Dollhouse Decorating

Miniature Decorating Ideas |Articles on decorating dollhouses and the history of this artform


I have had a life-long love affair with dollhouse miniatures, and careers in art education and interior design. I hope to combine these life experiences to help other miniature enthusiasts get more out of this wonderful hobby we enjoy, a hobby that often reaches the level of an art form. Susan Downing

Posted on 25 December, 2015


The Marie Antoinette Connection

The Marie Antoinette Connection

Kevin Mulvany and Susie Rogers are two of my favorite artisans. Trained historians, they specialize in architectural miniatures and are known for re-creating historically significant and detailed European castles and mansions. They have traveled miles in order to visit the places they rebuild.


Drawing room in the Marie Antoinette dollhouse by Mulvany & Rogers. Found on the Daily Mail

The Drawing Room

This six-room dollhouse was commissioned by a private California collector at a value of $70,000, in 2009. The rooms are based upon various locations from the 16th century: Versailles Palace, the Chateau de Bagatelle and the Palace of Fontainebleau, all connected to Marie Antoinette who was guillotined during the French revolution in 1793.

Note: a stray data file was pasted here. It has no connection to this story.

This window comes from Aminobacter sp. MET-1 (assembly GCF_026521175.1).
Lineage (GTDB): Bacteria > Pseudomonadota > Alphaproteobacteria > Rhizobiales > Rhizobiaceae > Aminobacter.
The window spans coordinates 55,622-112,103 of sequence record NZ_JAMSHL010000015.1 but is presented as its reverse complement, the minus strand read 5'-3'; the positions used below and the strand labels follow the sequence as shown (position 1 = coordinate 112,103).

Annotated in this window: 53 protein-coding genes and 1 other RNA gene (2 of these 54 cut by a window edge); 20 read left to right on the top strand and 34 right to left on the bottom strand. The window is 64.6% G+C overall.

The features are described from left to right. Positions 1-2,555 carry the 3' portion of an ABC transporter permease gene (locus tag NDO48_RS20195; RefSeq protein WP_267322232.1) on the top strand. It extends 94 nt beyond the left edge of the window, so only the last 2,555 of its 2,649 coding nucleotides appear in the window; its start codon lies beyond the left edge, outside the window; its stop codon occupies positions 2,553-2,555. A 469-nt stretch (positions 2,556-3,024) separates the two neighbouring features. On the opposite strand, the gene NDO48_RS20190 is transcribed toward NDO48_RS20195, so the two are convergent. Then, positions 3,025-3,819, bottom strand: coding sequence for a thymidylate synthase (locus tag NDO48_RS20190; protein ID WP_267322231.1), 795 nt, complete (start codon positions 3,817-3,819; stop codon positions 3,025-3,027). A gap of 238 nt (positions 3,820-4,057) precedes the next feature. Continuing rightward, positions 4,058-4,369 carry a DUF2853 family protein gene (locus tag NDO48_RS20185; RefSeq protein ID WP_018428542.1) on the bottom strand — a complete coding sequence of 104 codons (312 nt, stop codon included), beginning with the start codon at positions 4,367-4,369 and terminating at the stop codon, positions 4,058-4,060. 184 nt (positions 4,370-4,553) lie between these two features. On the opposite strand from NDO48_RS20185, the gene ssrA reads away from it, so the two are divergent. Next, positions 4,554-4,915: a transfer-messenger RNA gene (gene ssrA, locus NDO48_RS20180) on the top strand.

The Boudoir

It took over 10,000 hours to create the home and all its detailed furnishings. These include real crystal chandeliers- £1000 each (one per room), furniture made from luxury wood, miniature hand-painted Sevres porcelain dinnerware, as well as two copies of porcelain Sevres vases. There are real 16th century cutlery in sterling silver, twenty-two carat, gold-plated decorative leaves along the moldings and skirting of the walls. A miniature antique statue (an exact marble copy) of Italian sculptor, Antonio Canova’s Three Grace Statue. Above it- a handcrafted brass and glass lantern, worth 400£, coming from France. There are several original miniature oil paintings- each amounting to the price of a life-size original.

Watch a brief Mulvany & Rogers video on this project.
P.S. Thanks to Erica Capuano who gave me the idea for this post.

Posted by Susan Downing

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